As many of you can recall last night we reported about how the Orange County Sheriff’s Department made public the release dates and names of jail inmates, including those in the U.S. illegally. This marked the latest local revolt against California’s illegal sanctuary laws.
Under-sheriff Don Barnes confirmed this is in response to the harm done to the community of Orange County because of Senate Bill 54 which became law of the land in California on January first of this year.
California Senate Bill 54 is the bill which restricts local law enforcement’s cooperation with ICE agents and Border Patrol. A law which both Barnes and Sheriff Sandra Hutchens of Orange County vocally fought against.
This name release, which is online for all the public to see, comes after multiple municipalities in Orange County have voiced opposition to SB 54 which legitimized the state’s sanctuary movement. Although most elected officials in California do support this bill, the city of Los Alamitos last week voted to exempt its city from this asinine bill.
Although most of those released were arrested for domestic violence, theft, criminal threats and multiple DUIs, during that same period of time 168 other inmates with more serious convictions did meet the requirements and were turned over to immigration agents as SB 54 allows.
But today things took a turn for the ridiculous, even for the state of California.
That’s right folks, in response to the Sheriff of Orange County California protecting law-abiding American Citizens and legal Residents the California Attorney General, Xavier Becerra has now threatened to have the Sheriff arrested for complying with Federal Law and helping ICE agents arrest illegals in Orange County.
When Becerra was asked if he would arrest Undersheriff Barnes he said it was his job to enforce the laws of California. And that he wants to make sure that every jurisdiction, including Orange County, understand what state law requires of the people of the state of California.
Via The Gateway Pundit:
‘Attorney General Xavier Becerra: State law is state law. And it is my job to enforce state law. I will do so. And we want to make sure that every jurisdiction including Orange County, understand what state law requires of the people and the sub divisions of the state of California.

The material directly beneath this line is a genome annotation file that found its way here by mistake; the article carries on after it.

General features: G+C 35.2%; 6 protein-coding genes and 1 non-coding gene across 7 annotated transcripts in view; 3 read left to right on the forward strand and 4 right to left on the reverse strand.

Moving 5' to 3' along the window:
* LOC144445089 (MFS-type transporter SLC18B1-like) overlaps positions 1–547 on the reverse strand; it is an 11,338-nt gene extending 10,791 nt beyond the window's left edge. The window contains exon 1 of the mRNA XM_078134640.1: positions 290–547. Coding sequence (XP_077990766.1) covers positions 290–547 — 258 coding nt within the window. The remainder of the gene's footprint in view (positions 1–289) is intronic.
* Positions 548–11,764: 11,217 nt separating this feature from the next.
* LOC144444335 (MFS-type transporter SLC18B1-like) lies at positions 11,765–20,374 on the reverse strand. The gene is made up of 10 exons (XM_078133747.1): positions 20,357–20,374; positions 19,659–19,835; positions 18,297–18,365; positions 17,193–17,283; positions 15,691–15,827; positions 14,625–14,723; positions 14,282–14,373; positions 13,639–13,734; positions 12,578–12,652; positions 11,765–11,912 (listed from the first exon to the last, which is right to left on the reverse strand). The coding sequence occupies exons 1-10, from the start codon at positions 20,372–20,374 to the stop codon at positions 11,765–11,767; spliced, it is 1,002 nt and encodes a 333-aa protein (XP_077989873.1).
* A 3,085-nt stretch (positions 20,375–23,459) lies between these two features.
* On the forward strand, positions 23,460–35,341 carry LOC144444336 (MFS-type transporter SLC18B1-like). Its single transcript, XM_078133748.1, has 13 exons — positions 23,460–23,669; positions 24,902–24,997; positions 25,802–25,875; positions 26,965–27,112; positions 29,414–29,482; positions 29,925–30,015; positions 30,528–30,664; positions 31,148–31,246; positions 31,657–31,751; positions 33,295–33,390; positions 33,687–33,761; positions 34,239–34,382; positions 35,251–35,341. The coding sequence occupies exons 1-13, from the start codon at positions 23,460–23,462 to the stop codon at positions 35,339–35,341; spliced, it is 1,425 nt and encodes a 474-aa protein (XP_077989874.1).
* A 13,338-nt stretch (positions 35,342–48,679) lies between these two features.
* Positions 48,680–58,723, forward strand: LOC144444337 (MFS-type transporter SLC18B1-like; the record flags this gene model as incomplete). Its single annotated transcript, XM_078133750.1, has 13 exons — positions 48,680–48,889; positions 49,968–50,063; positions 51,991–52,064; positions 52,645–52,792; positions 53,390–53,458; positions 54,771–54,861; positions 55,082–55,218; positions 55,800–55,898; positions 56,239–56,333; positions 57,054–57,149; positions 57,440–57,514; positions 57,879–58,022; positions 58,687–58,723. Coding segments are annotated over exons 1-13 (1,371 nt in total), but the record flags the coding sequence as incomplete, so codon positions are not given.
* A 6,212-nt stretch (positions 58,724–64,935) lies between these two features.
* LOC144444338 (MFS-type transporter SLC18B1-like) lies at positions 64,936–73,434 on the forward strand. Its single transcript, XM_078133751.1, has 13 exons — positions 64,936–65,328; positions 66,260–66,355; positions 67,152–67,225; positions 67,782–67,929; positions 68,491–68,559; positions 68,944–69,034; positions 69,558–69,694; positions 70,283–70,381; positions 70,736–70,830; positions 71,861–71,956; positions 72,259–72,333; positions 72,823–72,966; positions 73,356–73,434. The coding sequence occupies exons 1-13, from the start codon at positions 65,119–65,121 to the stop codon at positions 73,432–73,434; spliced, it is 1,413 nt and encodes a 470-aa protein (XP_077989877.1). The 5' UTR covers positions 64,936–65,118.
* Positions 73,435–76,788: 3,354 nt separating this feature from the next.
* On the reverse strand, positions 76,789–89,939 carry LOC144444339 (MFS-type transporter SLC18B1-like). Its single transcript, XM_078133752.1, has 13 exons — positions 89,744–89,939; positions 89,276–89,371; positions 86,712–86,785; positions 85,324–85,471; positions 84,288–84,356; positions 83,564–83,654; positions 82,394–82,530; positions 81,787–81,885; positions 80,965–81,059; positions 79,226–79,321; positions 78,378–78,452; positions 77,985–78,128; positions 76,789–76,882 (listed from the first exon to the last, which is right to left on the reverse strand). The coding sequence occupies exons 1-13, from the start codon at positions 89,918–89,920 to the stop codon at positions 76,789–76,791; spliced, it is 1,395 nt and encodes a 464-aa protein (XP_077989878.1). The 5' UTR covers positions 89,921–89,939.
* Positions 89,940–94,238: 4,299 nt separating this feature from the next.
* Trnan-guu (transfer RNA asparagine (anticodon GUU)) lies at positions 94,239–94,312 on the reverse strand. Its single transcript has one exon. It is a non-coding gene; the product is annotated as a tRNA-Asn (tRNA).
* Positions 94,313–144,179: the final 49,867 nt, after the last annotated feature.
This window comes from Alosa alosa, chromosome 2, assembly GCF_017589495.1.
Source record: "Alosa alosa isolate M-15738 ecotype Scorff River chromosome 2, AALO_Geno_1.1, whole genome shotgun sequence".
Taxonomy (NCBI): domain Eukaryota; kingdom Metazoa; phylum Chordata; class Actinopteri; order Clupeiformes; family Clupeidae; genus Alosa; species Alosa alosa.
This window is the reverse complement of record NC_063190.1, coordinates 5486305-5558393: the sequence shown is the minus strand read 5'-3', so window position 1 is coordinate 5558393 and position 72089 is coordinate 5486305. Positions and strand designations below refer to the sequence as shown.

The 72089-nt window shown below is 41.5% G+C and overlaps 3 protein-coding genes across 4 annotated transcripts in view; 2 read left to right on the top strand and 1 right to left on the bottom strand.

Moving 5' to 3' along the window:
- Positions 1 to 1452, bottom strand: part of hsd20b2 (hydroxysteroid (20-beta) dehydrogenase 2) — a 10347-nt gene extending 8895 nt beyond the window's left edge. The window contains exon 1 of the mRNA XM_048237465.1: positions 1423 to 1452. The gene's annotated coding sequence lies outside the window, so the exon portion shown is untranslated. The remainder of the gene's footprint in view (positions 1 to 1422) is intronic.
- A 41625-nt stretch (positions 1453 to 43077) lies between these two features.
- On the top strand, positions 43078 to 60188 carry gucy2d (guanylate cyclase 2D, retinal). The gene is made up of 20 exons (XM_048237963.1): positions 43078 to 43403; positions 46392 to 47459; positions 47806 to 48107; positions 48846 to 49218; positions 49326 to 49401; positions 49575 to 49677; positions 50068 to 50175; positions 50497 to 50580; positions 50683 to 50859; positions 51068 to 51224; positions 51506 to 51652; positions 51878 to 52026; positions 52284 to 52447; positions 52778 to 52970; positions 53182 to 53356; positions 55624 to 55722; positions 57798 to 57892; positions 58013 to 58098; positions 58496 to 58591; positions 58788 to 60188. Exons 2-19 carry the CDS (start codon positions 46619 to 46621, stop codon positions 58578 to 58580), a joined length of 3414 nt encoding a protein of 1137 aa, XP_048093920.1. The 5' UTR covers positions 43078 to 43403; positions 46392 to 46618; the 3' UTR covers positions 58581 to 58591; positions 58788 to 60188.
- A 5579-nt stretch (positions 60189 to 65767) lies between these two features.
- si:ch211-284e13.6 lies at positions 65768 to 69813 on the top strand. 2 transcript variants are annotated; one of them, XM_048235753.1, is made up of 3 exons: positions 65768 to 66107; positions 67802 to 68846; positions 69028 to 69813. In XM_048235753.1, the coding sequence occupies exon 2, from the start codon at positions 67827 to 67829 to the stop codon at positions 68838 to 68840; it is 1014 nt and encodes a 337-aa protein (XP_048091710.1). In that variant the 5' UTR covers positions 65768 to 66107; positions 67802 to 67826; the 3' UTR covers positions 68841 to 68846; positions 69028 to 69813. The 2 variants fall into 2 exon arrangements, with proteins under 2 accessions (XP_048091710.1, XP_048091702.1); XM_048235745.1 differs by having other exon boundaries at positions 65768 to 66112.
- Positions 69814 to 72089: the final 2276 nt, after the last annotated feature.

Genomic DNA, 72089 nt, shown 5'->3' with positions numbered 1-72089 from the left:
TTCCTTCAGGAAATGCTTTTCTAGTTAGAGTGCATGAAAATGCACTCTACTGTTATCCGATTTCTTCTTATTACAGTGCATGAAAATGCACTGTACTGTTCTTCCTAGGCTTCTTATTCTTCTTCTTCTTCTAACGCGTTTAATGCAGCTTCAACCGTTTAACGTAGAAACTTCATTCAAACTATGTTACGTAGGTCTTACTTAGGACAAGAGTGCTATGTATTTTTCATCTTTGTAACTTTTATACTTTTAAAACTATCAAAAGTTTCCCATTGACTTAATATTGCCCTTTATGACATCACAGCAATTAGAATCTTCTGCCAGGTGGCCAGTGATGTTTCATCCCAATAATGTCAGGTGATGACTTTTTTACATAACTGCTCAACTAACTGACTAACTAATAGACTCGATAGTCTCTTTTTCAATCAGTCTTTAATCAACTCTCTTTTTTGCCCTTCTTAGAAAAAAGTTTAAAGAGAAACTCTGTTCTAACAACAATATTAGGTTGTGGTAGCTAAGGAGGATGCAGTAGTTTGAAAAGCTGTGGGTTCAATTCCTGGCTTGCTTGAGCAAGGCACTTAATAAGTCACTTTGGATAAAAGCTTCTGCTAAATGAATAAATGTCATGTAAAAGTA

Reporter: Does that mean a lawsuit of the sheriff’s department or the arrest of the sheriff?
Xavier Becerra: I think I just answered that.’
More on this story from The Orange County Register:
‘The Orange County Sheriff’s Department, whose leadership opposes the new California sanctuary law that limits cooperation with federal immigration officials, announced Monday that it is now providing public information on when inmates are released from custody.
As of Monday, March 26, an existing “Who’s in Jail” online database includes the date and time of inmates’ release – a move agency officials say will enhance communication with its law enforcement partners.
The release date information applies to all inmates, not just those who are suspected of being in the country illegally. But the goal is to assist agents with the U.S. Immigration and Customs Enforcement, or ICE.
“This is in response to SB-54 limiting our ability to communicate with federal authorities and our concern that criminals are being released to the street when there’s another avenue to safeguard the community by handing them over (to ICE for potential deportation),” Orange County Undersheriff Don Barnes said.
Orange County officials did not confer with ICE before making the change, he said.
ICE spokeswoman Lori Haley wrote in an email late Monday that she would not comment “beyond what the Sheriff has said.”
The new state law, dubbed the California Values Act, has recently seen a backlash from some Orange County communities. The City Council in Los Alamitos voted last week on an ordinance to exempt the city in northern Orange County from the state law.
A few other Orange County cities are considering resolutions and other moves to voice their opposition to the law. The Yorba Linda City Council, for example, agreed to file an amicus brief to a lawsuit filed by the Trump administration against California and immigration-related laws the federal government alleges are unconstitutional. And on Tuesday, March 27, the Orange County Board of Supervisors is scheduled to consider a range of possible actions: from a resolution to pursuing litigation against the state.
Annie Lai, co-director of the Immigrant Rights Clinic at UC Irvine, said the sheriff’s new policy is part of a movement in Orange County “to either undermine or get around the spirit of SB-54.”
The California Values Act already allows communication between local and federal agencies about release dates of those convicted of enumerated crimes who may be eligible for deportation, Lai noted.
“This change in policy is basically affecting everybody else who doesn’t have a serious criminal history under SB-54,” she said. Sheriff’s deputies, however, will still not be able to assist in an actual transfer to ICE agents under state law.
The release information, via a long list of names in alphabetical order, is now available for anyone to view at oscd.org.’